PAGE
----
February 15th, 2020 11:29 AM by Jackie A. Graves
A credit inquiry is when an individual or a business requests a
credit report from one or all of the three main credit repositories. These
repositories are Experian, Equifax and TransUnion and all three use the very
same algorithm when calculating the crucial credit scores.
For most mortgage loan programs, a minimum credit score is
required. There are five factors that go into calculating these three digit
FICO scores and they are someone’s payment history, account balances, types of
credit, how long someone has used credit and requests for new credit, referred
to as an inquiry.
There are two primary types of inquiries, a hard and a soft
inquiry. A hard inquiry will have a direct and almost immediate impact on
credit scores whereas a soft inquiry will not. A hard inquiry is one where the
individual has made a direct request for new credit. The request can be for a
new automobile loan, installment loan or a credit card. A single, somewhat
isolated request for new credit will have a marginal impact on credit
However, multiple requests for credit during a compressed period
of time will eventually harm scores. The thinking is that immediate and several
requests for new credit could indicate the individual is currently or soon will
be in some sort of financial straits and the new credit accounts could act as a
cushion until the financial issues are resolved. These varied, multiple
requests can keep companies from issuing new credit.
A soft inquiry is relatively benign. A soft inquiry won’t affect
scores at all. A soft inquiry is when someone requests their own credit report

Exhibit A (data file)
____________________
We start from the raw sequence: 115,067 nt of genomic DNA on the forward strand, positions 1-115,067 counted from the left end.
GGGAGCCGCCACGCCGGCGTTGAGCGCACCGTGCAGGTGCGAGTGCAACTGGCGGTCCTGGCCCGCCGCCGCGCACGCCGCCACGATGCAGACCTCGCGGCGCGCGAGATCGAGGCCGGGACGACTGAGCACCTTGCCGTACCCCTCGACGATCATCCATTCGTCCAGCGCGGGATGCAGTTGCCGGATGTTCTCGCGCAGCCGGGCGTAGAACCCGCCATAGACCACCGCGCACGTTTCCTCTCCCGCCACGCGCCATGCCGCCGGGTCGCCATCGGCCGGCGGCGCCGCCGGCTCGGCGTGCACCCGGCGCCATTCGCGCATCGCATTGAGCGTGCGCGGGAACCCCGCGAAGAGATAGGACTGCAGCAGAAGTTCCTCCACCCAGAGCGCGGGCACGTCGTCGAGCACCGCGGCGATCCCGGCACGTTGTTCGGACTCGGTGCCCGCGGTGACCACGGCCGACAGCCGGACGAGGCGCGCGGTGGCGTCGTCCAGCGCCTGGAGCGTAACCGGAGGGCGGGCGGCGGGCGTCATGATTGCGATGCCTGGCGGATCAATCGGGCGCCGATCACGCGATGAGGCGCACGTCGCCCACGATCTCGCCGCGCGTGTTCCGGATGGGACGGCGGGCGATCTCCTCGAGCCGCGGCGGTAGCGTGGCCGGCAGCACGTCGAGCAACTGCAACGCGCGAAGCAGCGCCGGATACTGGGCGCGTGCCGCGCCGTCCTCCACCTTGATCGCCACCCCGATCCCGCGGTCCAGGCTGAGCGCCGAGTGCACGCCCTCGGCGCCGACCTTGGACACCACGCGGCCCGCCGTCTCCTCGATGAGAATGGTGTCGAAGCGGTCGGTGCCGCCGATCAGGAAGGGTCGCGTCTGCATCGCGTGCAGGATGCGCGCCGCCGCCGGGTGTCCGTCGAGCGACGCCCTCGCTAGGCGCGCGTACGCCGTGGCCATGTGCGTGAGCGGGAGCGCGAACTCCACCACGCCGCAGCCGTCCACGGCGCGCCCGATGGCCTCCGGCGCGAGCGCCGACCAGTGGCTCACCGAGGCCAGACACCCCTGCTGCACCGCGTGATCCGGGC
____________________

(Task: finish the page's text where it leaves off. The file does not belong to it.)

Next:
for an annual review. A soft inquiry can be made by a potential employer. A
soft inquiry can also be made by a company seeing if someone is eligible to
apply for their credit card. None of these scenarios will hurt scores.
Unfortunately, consumers might do a bit of basic research and see that multiple
inquiries during a short period of time will hurt scores when that’s not always
Let’s take a look at someone who’s applied for a new home loan.
The application is submitted but after a few days the applicant gets a little
worried. There’s been no documentation sent, no phone calls returned and a
vacant loan officer. After two weeks the applicant thinks it might be a good
idea to apply for a mortgage at another lender but decides not to because an
additional inquiry will drive scores down even further. But that thinking is
wrong, especially for something as important as a mortgage.
The guidelines set forth by the Consumer Financial Protection
Bureau, or CFPB, have ruled that multiple requests for the same type of account
within a 45 day period count as just one inquiry. That’s the key phrase here,
“…same type of account.” The applicant with the non-responsive loan officer
makes another application with a new company after two weeks and there is no
effect on scores. Remember, same type of account and 45 days.
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